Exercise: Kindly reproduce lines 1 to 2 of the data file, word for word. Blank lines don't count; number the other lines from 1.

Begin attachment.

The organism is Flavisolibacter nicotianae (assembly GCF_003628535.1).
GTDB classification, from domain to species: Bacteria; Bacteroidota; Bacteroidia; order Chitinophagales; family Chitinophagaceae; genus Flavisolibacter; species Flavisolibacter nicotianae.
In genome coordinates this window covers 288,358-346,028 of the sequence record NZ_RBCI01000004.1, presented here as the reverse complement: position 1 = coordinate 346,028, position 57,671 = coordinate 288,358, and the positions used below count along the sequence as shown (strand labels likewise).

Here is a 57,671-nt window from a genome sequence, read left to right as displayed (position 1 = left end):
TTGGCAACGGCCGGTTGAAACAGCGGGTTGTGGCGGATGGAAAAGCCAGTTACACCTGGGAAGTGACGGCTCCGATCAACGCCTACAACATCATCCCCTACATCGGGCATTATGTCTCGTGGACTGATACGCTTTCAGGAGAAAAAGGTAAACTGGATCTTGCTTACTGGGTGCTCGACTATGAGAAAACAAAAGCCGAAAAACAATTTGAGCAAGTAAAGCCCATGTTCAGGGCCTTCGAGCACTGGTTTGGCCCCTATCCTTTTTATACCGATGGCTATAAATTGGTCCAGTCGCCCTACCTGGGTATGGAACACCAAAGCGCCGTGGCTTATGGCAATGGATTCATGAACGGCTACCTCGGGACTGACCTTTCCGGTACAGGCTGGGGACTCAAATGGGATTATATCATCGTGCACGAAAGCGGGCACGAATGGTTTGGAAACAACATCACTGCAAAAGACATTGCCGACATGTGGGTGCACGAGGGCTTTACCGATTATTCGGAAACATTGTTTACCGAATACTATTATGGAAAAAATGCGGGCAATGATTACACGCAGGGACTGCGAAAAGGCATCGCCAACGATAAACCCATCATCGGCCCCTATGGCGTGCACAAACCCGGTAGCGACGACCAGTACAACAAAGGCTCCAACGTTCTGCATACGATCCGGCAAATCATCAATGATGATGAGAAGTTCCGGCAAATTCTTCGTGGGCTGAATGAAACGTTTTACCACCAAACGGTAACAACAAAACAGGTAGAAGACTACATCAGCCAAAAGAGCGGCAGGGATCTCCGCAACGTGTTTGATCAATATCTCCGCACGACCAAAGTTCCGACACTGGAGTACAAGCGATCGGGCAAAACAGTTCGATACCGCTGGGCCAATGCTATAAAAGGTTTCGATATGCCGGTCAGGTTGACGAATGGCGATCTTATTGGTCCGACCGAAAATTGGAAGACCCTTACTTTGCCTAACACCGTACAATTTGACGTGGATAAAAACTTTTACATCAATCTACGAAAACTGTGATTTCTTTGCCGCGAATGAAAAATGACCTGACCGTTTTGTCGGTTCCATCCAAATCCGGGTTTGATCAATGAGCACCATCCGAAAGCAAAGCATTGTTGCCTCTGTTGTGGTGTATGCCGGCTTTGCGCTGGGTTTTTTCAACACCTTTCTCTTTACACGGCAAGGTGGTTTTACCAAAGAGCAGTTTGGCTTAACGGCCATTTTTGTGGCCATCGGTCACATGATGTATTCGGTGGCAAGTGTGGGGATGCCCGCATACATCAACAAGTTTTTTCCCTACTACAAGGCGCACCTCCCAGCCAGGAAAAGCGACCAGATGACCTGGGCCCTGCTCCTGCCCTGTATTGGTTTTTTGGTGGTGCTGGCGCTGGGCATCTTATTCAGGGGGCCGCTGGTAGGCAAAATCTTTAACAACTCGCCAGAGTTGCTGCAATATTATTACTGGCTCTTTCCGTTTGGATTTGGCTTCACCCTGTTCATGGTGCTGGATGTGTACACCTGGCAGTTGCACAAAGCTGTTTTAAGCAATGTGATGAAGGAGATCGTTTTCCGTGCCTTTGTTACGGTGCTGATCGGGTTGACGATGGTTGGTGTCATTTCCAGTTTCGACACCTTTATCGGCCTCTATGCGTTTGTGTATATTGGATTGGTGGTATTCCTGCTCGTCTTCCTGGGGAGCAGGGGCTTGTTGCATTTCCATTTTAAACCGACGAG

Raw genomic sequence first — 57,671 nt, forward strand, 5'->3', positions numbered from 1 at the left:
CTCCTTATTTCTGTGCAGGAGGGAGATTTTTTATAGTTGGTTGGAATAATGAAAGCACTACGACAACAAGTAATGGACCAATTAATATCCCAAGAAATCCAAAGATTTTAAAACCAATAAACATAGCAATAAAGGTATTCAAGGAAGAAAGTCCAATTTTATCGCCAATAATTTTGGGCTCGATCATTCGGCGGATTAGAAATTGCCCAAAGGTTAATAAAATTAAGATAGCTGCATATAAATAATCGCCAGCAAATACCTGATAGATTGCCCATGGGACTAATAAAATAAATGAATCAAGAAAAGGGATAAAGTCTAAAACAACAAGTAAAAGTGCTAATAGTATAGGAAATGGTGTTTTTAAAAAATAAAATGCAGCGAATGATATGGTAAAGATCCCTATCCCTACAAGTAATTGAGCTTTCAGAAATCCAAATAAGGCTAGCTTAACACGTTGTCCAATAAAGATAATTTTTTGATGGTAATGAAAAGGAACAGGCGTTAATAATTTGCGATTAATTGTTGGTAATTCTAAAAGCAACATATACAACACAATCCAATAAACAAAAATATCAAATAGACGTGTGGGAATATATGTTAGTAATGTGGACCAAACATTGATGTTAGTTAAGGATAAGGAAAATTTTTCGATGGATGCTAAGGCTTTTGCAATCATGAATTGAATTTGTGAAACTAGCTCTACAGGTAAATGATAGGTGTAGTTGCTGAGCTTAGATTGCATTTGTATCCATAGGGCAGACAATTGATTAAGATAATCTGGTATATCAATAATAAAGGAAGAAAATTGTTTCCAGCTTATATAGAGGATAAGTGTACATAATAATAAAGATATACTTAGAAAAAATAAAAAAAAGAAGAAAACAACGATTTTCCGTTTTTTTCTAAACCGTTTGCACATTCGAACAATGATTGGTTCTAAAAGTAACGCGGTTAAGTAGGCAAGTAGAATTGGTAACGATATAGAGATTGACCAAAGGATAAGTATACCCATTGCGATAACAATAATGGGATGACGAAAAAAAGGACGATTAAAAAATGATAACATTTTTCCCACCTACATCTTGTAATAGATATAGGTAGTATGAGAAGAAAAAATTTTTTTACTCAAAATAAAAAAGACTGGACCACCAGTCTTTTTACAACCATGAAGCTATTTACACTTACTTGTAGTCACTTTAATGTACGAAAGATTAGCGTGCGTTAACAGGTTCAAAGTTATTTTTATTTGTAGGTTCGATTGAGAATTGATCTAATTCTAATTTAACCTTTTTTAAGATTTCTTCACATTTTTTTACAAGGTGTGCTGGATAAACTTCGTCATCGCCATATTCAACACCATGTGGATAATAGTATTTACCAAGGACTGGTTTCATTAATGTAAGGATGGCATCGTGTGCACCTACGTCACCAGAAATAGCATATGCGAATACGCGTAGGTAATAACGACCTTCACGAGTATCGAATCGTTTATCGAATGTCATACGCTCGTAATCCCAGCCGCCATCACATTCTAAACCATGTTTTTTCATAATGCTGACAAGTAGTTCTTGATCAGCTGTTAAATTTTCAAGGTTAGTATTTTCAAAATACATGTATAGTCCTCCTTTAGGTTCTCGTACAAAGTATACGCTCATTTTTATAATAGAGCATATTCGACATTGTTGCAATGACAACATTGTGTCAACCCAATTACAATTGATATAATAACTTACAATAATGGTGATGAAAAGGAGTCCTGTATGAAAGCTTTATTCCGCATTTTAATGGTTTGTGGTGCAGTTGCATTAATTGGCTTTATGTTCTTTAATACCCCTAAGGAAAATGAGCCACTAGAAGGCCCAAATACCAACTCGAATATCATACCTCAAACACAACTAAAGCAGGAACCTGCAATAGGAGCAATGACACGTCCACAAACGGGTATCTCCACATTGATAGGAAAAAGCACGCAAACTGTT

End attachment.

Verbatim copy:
The organism is Flavisolibacter nicotianae (assembly GCF_003628535.1).
GTDB classification, from domain to species: Bacteria; Bacteroidota; Bacteroidia; order Chitinophagales; family Chitinophagaceae; genus Flavisolibacter; species Flavisolibacter nicotianae.